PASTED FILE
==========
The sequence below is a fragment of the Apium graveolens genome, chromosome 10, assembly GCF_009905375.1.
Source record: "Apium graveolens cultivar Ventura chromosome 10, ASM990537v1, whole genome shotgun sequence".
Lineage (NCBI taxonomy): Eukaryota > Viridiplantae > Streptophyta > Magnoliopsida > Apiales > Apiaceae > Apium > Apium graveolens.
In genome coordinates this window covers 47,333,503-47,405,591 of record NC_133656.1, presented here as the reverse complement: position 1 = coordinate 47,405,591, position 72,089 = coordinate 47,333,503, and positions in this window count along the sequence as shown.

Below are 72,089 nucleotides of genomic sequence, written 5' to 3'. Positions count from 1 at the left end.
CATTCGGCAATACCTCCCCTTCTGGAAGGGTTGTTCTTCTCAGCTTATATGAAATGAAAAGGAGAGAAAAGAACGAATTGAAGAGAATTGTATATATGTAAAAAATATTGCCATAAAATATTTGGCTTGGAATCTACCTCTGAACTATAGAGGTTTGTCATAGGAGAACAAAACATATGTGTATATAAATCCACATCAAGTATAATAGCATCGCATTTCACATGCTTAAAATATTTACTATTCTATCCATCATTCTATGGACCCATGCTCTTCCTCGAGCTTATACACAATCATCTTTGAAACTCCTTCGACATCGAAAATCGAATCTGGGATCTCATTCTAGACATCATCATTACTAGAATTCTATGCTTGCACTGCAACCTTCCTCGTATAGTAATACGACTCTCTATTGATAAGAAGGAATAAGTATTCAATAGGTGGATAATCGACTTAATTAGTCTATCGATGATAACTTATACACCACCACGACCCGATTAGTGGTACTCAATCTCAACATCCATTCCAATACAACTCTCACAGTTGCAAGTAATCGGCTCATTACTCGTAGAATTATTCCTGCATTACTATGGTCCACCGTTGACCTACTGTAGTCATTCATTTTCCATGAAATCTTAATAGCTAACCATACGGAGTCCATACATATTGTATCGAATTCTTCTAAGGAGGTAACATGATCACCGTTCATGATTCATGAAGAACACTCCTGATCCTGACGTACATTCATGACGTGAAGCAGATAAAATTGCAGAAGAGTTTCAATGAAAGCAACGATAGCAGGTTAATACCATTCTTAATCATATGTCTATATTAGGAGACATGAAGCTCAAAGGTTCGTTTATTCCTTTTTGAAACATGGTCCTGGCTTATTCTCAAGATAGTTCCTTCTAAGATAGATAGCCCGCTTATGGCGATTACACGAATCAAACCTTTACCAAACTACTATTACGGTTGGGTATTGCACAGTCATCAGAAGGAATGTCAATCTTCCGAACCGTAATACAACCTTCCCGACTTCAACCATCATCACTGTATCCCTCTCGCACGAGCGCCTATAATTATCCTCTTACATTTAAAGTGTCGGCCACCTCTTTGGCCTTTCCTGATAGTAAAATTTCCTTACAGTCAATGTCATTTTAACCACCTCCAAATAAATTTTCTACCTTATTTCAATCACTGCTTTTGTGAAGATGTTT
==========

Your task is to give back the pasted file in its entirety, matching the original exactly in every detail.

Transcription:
The sequence below is a fragment of the Apium graveolens genome, chromosome 10, assembly GCF_009905375.1.
Source record: "Apium graveolens cultivar Ventura chromosome 10, ASM990537v1, whole genome shotgun sequence".
Lineage (NCBI taxonomy): Eukaryota > Viridiplantae > Streptophyta > Magnoliopsida > Apiales > Apiaceae > Apium > Apium graveolens.
In genome coordinates this window covers 47,333,503-47,405,591 of record NC_133656.1, presented here as the reverse complement: position 1 = coordinate 47,405,591, position 72,089 = coordinate 47,333,503, and positions in this window count along the sequence as shown.

Below are 72,089 nucleotides of genomic sequence, written 5' to 3'. Positions count from 1 at the left end.
CATTCGGCAATACCTCCCCTTCTGGAAGGGTTGTTCTTCTCAGCTTATATGAAATGAAAAGGAGAGAAAAGAACGAATTGAAGAGAATTGTATATATGTAAAAAATATTGCCATAAAATATTTGGCTTGGAATCTACCTCTGAACTATAGAGGTTTGTCATAGGAGAACAAAACATATGTGTATATAAATCCACATCAAGTATAATAGCATCGCATTTCACATGCTTAAAATATTTACTATTCTATCCATCATTCTATGGACCCATGCTCTTCCTCGAGCTTATACACAATCATCTTTGAAACTCCTTCGACATCGAAAATCGAATCTGGGATCTCATTCTAGACATCATCATTACTAGAATTCTATGCTTGCACTGCAACCTTCCTCGTATAGTAATACGACTCTCTATTGATAAGAAGGAATAAGTATTCAATAGGTGGATAATCGACTTAATTAGTCTATCGATGATAACTTATACACCACCACGACCCGATTAGTGGTACTCAATCTCAACATCCATTCCAATACAACTCTCACAGTTGCAAGTAATCGGCTCATTACTCGTAGAATTATTCCTGCATTACTATGGTCCACCGTTGACCTACTGTAGTCATTCATTTTCCATGAAATCTTAATAGCTAACCATACGGAGTCCATACATATTGTATCGAATTCTTCTAAGGAGGTAACATGATCACCGTTCATGATTCATGAAGAACACTCCTGATCCTGACGTACATTCATGACGTGAAGCAGATAAAATTGCAGAAGAGTTTCAATGAAAGCAACGATAGCAGGTTAATACCATTCTTAATCATATGTCTATATTAGGAGACATGAAGCTCAAAGGTTCGTTTATTCCTTTTTGAAACATGGTCCTGGCTTATTCTCAAGATAGTTCCTTCTAAGATAGATAGCCCGCTTATGGCGATTACACGAATCAAACCTTTACCAAACTACTATTACGGTTGGGTATTGCACAGTCATCAGAAGGAATGTCAATCTTCCGAACCGTAATACAACCTTCCCGACTTCAACCATCATCACTGTATCCCTCTCGCACGAGCGCCTATAATTATCCTCTTACATTTAAAGTGTCGGCCACCTCTTTGGCCTTTCCTGATAGTAAAATTTCCTTACAGTCAATGTCATTTTAACCACCTCCAAATAAATTTTCTACCTTATTTCAATCACTGCTTTTGTGAAGATGTTT